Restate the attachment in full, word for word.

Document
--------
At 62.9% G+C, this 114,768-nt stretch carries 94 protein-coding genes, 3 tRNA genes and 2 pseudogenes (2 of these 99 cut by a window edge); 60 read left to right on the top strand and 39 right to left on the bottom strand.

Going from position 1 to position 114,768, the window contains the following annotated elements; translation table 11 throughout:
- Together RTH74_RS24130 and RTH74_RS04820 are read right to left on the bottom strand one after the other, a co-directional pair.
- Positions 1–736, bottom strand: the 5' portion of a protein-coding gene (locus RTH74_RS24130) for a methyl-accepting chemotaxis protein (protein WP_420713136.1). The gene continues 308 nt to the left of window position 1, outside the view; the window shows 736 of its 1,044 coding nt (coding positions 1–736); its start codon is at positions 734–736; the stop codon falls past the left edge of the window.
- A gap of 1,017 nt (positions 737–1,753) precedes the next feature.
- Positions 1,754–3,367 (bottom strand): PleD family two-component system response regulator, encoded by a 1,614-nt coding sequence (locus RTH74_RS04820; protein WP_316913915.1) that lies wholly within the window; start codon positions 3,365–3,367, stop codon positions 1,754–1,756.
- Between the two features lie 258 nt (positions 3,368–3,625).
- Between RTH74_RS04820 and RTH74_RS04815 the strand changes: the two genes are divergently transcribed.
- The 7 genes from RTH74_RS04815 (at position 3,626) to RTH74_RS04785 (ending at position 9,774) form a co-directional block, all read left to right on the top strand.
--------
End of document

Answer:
At 62.9% G+C, this 114,768-nt stretch carries 94 protein-coding genes, 3 tRNA genes and 2 pseudogenes (2 of these 99 cut by a window edge); 60 read left to right on the top strand and 39 right to left on the bottom strand.

Going from position 1 to position 114,768, the window contains the following annotated elements; translation table 11 throughout:
- Together RTH74_RS24130 and RTH74_RS04820 are read right to left on the bottom strand one after the other, a co-directional pair.
- Positions 1–736, bottom strand: the 5' portion of a protein-coding gene (locus RTH74_RS24130) for a methyl-accepting chemotaxis protein (protein WP_420713136.1). The gene continues 308 nt to the left of window position 1, outside the view; the window shows 736 of its 1,044 coding nt (coding positions 1–736); its start codon is at positions 734–736; the stop codon falls past the left edge of the window.
- A gap of 1,017 nt (positions 737–1,753) precedes the next feature.
- Positions 1,754–3,367 (bottom strand): PleD family two-component system response regulator, encoded by a 1,614-nt coding sequence (locus RTH74_RS04820; protein WP_316913915.1) that lies wholly within the window; start codon positions 3,365–3,367, stop codon positions 1,754–1,756.
- Between the two features lie 258 nt (positions 3,368–3,625).
- Between RTH74_RS04820 and RTH74_RS04815 the strand changes: the two genes are divergently transcribed.
- The 7 genes from RTH74_RS04815 (at position 3,626) to RTH74_RS04785 (ending at position 9,774) form a co-directional block, all read left to right on the top strand.